Maltesers triumph in River Beach chocolate debate

Littlehampton mayor Billy Blanchard-Cooper at the River Beach School Big Chocolate Debate
Littlehampton mayor Billy Blanchard-Cooper at the River Beach School Big Chocolate Debate

In the past week I have been kept very busy, not only with various engagements but also with a number of meetings.

While I do not normally cover the meetings I will just mention a point or two from some of these.

Sherpa, a miniature steam engine at Littlehampton Miniature Railway in Mewsbrook Park

Sherpa, a miniature steam engine at Littlehampton Miniature Railway in Mewsbrook Park

One was with David Twinn from Littlehampton Twinning Association, which organises the trips to our twinned towns in France and Germany and hosts guests from those towns here in members’ homes. It is a great way to build friendships and they are always looking for new members and would love to hear from those interested.

I also had a meeting with Alison, community champion from Morrisons, as I had written asking if they might be able to assist my fundraising efforts with a raffle prize or two this year.

I was overwhelmed when Alison said my charity appeal would be one of the main ones they support in the Wick branch this year.

They will be having various bucket collection days and raffles throughout the next year and I will be trying to do some extra fundraising in the shop too.

Now on to the engagements of the week, on Thursday I headed to Wick to meet with Michelle and the team at The Flower Shop for their coffee break charity event in aid of Cancer Research UK and Butterflies, Worthing Hospital breast care support group.

The charity event was on the theme of butterflies and there was tea, coffees and cake, various raffles, including the chance to win flowers for a year, as well as tombolas.

The day was well attended and I was pleased to learn from Michelle that they had raised more than £750.

I think this is brilliant and shows what one shop can do when they all work together and put their minds to it. Well done to all involved.

That evening was full council at the Millennium Chamber which gave me a chance to be ready for the following day where I would be chairman of the River Beach School’s Great Chocolate Debate in that same room.

A selection of children from the school came to the town council to take part in this debate which was staged as a mock town council meeting, everything ran in the same way our meeting normally would, including printed agendas, explaining protocol that must be followed, approval of the minutes of the last meeting and voting on matters.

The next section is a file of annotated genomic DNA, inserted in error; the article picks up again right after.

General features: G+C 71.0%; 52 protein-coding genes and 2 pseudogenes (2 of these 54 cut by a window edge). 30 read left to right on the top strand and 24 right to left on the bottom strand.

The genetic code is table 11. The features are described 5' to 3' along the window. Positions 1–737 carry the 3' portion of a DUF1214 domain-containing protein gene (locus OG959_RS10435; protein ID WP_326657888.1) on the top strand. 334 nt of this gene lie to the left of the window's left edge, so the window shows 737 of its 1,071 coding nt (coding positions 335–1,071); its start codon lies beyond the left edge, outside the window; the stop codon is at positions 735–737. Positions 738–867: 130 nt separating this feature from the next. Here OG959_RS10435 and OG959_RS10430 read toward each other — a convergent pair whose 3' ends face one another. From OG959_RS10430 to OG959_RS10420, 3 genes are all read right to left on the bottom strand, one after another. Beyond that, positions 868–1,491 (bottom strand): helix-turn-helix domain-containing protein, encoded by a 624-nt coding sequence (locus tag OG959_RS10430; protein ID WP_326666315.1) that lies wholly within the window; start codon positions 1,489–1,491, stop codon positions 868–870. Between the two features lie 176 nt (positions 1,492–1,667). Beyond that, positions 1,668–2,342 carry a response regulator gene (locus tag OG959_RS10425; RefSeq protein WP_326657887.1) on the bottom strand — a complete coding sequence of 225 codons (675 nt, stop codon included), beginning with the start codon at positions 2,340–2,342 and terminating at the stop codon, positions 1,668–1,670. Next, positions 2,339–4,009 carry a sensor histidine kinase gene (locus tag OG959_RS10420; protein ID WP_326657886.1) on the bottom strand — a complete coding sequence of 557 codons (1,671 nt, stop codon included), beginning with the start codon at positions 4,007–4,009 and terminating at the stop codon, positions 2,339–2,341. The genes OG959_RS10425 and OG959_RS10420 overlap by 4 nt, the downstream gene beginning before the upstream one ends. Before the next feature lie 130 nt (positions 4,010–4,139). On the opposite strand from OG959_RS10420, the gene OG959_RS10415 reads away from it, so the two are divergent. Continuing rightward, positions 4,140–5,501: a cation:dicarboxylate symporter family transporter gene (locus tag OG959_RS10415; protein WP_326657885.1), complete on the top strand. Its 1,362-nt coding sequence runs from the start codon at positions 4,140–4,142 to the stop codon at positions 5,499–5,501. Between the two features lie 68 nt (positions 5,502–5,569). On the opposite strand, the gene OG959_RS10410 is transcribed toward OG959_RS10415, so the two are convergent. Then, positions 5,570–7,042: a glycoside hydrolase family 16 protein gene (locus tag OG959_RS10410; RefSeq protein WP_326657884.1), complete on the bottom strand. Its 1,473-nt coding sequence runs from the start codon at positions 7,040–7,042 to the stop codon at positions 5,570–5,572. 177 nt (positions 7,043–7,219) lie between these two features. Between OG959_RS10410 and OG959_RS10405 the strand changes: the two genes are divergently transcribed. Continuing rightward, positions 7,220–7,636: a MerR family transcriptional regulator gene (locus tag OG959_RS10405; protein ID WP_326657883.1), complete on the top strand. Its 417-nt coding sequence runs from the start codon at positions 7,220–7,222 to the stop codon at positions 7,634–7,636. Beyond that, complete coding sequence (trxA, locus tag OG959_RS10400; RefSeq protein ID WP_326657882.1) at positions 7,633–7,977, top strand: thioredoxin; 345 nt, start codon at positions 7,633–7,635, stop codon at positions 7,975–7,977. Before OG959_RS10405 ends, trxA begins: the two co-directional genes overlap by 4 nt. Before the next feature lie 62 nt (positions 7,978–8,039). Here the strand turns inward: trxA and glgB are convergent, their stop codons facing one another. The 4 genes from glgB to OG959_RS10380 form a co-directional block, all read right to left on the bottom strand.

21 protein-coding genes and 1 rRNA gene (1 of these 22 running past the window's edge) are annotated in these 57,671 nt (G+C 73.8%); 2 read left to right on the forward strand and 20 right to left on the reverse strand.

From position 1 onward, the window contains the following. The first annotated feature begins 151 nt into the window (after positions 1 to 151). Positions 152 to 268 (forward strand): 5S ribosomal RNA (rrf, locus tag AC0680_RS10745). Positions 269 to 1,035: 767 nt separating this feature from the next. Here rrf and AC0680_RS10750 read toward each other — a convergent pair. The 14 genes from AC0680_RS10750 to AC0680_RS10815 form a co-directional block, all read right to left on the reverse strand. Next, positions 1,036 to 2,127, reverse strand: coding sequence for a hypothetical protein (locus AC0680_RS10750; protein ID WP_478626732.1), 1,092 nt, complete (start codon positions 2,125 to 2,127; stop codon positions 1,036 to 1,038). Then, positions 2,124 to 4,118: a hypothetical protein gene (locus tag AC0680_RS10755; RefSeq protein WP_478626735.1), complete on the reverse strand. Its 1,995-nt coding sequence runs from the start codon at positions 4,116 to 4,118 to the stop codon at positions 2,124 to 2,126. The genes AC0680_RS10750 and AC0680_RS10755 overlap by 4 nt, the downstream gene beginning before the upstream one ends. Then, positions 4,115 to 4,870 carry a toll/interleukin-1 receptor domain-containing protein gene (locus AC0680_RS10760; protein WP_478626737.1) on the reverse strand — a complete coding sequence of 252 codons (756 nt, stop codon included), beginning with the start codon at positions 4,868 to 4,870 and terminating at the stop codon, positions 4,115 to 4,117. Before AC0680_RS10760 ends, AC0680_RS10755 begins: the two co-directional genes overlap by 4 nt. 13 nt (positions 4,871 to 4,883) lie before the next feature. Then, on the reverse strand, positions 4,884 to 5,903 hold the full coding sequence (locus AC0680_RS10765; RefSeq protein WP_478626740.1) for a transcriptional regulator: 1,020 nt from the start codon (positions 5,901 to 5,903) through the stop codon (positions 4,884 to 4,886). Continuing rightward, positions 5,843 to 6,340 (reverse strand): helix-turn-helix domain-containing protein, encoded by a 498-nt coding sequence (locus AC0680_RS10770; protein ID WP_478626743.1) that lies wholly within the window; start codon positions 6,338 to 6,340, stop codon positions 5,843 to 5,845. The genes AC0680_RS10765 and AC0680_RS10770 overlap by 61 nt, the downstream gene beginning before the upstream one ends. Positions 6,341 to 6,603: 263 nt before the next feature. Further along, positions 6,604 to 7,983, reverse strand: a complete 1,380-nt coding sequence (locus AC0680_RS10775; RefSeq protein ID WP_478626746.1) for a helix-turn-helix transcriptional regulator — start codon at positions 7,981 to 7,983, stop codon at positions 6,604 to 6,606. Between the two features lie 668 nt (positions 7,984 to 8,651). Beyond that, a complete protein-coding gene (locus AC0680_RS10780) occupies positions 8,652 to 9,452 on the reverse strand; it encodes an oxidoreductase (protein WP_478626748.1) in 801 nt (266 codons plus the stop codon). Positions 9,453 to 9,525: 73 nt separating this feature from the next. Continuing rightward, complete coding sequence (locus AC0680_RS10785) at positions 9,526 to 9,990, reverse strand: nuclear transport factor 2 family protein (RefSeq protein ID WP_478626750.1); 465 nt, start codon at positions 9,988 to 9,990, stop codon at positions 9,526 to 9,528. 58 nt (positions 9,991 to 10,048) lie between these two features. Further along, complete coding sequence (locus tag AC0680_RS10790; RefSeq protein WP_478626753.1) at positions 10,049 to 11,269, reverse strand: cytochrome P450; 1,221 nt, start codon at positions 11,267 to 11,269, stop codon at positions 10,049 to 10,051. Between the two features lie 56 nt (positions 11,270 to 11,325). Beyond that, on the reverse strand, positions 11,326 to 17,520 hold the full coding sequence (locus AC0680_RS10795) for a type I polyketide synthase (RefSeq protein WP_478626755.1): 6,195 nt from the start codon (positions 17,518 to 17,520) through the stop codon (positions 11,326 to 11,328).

The students were extremely good at following protocol, raising their hands and waiting to be asked to talk, standing when asked and stating their name and class.

We went through the agenda and before we knew it, it was time to debate which was the best chocolate from the choice of Smarties, Milkybar Buttons and Maltesers – of course samples were provided so they had all the information needed to be able to comment correctly.

As many noted that orange Smarties tasted of orange chocolate a motion was passed to include them in the vote, and finally the vote was taken with all being advised they must vote only once.

As with all votes it was the majority that won out and so it was decided that Maltesers were the best of the four options for this year.

I really thought this was a great idea and would welcome groups or schools to get in touch if this is something they think would work well with a project they are doing or ties in with the syllabus.

That weekend I was in Mewsbrook Park where the Littlehampton Miniature Railway was holding a fun weekend to mark its 70th anniversary.

The trains had kindly let the Friends of Mewsbrook Park organise a plant sale and stall to raise funds for their projects this year and allowed me to have a cake sale to help with my fundraising efforts for the year – and I was pleased that £102 was raised from the sale.

The trains were extremely busy over the Saturday and Sunday, they had a miniature traction engine pulling a cart taking people for trips around the park, displays of miniature steam engines, old-fashioned music organs and much more – but the biggest draw was undoubtedly Sherpa, a miniature steam engine on loan from the Fairbourne Railway.

There were queues of people wanting to have a ride on the carriages being pulled by the lovely steam engine and it worked hard all day pulling the visitors between Mewsbrook Park and Norfolk Gardens, chugging away and tooting its delightful whistle.

I was invited on to ride on the footplate with the engine driver which made my day. I took the opportunity to talk with Bryan Mercer, who was driving, asking all about what each part does and he explained how people would have been started on cleaning parts of the train so they got to know how it worked, then they would have moved on to some of the maintenance tasks and so on before finally getting the chance to finally drive.

We have much to look forward to across the summer and I will continue to get to as much as I am able.

I love attending all the town has to offer and if you would like to invite me to an event please do get in touch with the office by calling 01903 732063 or email:


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